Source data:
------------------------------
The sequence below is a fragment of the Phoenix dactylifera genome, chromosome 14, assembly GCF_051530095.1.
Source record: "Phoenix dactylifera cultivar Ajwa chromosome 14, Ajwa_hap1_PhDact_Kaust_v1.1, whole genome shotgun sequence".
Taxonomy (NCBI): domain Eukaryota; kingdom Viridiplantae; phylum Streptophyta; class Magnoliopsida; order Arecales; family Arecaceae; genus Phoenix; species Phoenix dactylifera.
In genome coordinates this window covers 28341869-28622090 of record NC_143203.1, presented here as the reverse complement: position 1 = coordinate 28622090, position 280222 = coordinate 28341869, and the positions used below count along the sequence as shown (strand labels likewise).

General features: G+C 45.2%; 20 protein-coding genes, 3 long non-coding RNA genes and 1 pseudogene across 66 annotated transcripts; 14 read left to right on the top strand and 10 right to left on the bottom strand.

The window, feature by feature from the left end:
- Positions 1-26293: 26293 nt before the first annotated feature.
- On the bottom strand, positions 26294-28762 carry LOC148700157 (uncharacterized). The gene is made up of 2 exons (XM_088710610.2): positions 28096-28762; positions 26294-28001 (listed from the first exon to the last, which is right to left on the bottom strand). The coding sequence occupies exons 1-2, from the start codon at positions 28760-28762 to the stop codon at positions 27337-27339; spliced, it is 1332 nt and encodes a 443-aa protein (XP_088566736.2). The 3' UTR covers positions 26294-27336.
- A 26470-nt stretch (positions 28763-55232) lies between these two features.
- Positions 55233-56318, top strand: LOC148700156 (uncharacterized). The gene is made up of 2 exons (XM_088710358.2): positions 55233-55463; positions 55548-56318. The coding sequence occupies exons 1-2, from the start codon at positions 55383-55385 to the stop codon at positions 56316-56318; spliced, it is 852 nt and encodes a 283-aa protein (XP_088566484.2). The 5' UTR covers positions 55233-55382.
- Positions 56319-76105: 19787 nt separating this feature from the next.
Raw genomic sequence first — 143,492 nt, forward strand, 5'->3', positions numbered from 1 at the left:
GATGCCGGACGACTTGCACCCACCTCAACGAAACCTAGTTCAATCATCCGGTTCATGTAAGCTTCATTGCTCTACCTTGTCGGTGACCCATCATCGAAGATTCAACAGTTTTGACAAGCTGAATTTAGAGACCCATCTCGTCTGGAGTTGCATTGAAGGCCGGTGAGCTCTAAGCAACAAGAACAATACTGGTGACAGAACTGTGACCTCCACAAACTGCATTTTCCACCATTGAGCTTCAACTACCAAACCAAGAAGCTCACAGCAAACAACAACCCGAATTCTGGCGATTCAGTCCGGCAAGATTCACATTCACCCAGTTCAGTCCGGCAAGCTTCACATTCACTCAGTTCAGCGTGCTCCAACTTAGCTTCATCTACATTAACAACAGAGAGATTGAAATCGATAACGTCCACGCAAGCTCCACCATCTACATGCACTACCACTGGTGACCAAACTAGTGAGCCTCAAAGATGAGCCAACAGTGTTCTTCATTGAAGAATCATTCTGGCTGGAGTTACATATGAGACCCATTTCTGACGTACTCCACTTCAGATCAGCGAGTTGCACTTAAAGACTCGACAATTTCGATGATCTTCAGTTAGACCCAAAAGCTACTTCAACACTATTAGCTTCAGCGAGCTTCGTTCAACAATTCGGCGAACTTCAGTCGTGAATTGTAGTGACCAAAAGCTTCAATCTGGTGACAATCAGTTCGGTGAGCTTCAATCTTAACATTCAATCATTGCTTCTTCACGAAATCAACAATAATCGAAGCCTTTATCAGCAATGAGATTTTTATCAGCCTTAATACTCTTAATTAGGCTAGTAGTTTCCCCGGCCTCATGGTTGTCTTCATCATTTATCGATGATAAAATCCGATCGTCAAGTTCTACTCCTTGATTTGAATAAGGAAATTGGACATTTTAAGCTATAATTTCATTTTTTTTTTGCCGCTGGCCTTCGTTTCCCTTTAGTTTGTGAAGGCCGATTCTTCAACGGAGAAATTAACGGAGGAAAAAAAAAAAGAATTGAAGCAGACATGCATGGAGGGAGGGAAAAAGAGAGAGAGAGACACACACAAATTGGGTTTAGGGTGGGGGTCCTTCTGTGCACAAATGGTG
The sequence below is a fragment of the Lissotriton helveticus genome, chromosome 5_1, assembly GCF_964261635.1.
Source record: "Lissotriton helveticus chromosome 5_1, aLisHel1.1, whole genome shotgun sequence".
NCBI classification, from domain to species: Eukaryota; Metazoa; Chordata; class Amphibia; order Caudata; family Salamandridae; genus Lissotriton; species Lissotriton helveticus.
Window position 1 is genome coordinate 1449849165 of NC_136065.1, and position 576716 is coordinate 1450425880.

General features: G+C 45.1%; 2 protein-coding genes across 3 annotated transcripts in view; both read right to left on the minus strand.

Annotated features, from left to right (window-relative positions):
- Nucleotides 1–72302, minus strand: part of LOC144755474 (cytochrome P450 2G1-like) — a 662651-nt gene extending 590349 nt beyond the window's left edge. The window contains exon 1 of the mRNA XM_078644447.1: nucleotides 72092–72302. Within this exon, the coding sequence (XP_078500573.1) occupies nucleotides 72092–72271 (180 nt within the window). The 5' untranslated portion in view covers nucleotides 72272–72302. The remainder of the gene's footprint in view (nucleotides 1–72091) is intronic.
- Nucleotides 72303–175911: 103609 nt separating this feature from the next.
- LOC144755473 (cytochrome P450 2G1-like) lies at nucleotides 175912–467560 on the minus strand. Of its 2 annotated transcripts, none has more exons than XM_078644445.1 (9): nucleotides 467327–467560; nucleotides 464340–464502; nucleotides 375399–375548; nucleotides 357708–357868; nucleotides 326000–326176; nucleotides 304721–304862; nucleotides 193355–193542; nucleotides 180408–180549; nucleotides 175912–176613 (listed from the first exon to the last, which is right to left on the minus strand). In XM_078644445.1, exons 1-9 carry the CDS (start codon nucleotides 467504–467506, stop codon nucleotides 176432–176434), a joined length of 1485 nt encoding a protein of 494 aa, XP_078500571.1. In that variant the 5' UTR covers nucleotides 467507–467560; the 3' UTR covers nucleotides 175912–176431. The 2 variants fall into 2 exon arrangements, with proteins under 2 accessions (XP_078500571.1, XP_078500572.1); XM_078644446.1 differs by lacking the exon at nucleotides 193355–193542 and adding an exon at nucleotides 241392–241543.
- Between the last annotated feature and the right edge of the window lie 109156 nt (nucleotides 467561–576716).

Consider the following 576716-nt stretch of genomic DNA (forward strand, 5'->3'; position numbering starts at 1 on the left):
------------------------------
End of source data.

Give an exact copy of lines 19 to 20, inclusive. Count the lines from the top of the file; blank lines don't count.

Annotated features, from left to right (window-relative positions):
- Nucleotides 1–72302, minus strand: part of LOC144755474 (cytochrome P450 2G1-like) — a 662651-nt gene extending 590349 nt beyond the window's left edge. The window contains exon 1 of the mRNA XM_078644447.1: nucleotides 72092–72302. Within this exon, the coding sequence (XP_078500573.1) occupies nucleotides 72092–72271 (180 nt within the window). The 5' untranslated portion in view covers nucleotides 72272–72302. The remainder of the gene's footprint in view (nucleotides 1–72091) is intronic.